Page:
Emotions, fear or surprise : what are the differences?
We continue our exploration of the emotions linked to this Halloween period, focusing today on a frequent confusion of two primary emotions: those of fear and surprise.
What are their differences ? How do we distinguish them, and above all, how can we help our children to distinguish them and live with them?
So, scared or surprised?
A start when hearing a door slam, a cry when seeing a spider, stepping back when passing a Santa Claus in disguise, distrust of a stranger, fear of entering a crowded elevator... these are all situations where fear and surprise mingle, until they merge. And yet, they are very different!
Contrary to what one might think, surprise is a neutral emotion . It is brief, instinctive and follows an unexpected event (noise, vision, etc.). It is only later that it will become “positive” or “negative” and will therefore give way to a second emotion… which can be fear!
Fear is a deeper emotion. It is moreover often an anticipation or an apprehension, and it contains multiple variants, ranging from simple fear to crippling anxiety.
Take two situations that start the same way: you go home on your birthday and all your friends are there to celebrate you; or, you come home on your birthday and a mouse rushes across your driveway. The emotion of surprise will be the first (and the same) you will feel, but immediately afterwards, it will give way to very different emotions from one situation to another!
You will also notice the misuse of language that we all make when we meet someone unexpectedly: “Oh! You scared me !". In reality, it is not fear that prevails at this time, but surprise. The fear will only come later, but only if this person has not been pleasant to meet.
If we go back to Halloween, you may be surprised to come across a zombie on a street corner…! Then be scared, or find it funny, exciting, be amazed… as many emotions as possible from your original surprise.
How can we accompany our children to distinguish between fear and surprise?
For children, the boundary and the expression of emotions are much more tenuous than for adults. That's why it's important to teach them from an early age to name and recognize what they feel… and it's a long way!
It is towards science that we must turn to understand the frequent confusion of children between fear and surprise. Recognition of emotions in toddlers begins with what they detect in adults. The first emotions he understands – thanks to facial expressions – are those of joy, sadness and anger. However, in non-verbal communication, fear and surprise are very difficult to distinguish on a face, and even more so for a child. The more he or she will grow, the more his analysis will be refined and the nuance will be made, but it will take him or her a lot of time.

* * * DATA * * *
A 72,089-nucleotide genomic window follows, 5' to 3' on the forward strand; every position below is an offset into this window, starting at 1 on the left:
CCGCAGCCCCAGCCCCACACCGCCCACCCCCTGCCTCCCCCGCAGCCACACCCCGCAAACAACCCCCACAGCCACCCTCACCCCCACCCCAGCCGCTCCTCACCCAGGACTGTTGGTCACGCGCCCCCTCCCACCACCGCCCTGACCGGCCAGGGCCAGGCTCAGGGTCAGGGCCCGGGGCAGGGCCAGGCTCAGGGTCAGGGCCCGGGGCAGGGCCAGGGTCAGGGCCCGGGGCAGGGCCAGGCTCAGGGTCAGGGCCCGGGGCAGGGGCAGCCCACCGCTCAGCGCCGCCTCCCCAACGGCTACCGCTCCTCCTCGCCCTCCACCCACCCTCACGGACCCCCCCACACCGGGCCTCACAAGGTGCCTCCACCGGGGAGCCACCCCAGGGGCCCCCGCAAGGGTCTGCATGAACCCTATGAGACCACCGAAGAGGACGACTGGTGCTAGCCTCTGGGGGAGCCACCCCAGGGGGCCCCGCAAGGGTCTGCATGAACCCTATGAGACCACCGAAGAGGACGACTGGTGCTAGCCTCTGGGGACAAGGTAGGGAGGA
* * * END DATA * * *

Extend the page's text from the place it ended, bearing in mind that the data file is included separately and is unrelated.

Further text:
Pipouette helps children make nuances . By showing the face of fear and that of surprise side by side, your child will quickly spot the differences in the faces but also in all the bodily sensations associated with the emotion:
When Pipouette feels fear , Pipouette's face is deformed, especially her mouth, her features are frozen , we read concern in her eyes. Depending on the situation, you can hide Pipouette's face with his hands or with his ears, hide him to make himself very small. Or you can make him run away if, for example, a dog is running after him.
When Pipouette is surprised , Pipouette has her big wide eyes , her mouth a little open, cheeks that can turn pink. But also you can raise Pipouette's arms in the air in surprise or open them...
Mirroring emotions on an interactive medium like Pipouette, allows children to materialize on the other what they feel in their body but which they sometimes find difficult to recognize or identify.
The goal is that it helps you, too, as an adult, and in your relationship with the child , because we ourselves sometimes have trouble distinguishing the fear and the surprise of our little ones when they express! Wide-eyed, startled or even crying, the expressions they then have are so similar that we quickly tell them “Oh sorry, I scared you!” when they were just surprised…! Don't hesitate to ask them about their feelings: were you scared or were you surprised? The questioning will lead them to reflect on the nature of their emotions as they grow up.
What if we used Halloween to help our children sharpen their perceptions? Let's start with a simple (small) “boo” behind them with a witch hat followed by “Ah, I surprised you. Did you see! ” … then wait a few seconds before adding “Does my hat scare you?”
This is an opportunity to walk this path together to make them feel these notions of different temporalities and nuances that we find between fear and surprise.
Up to you !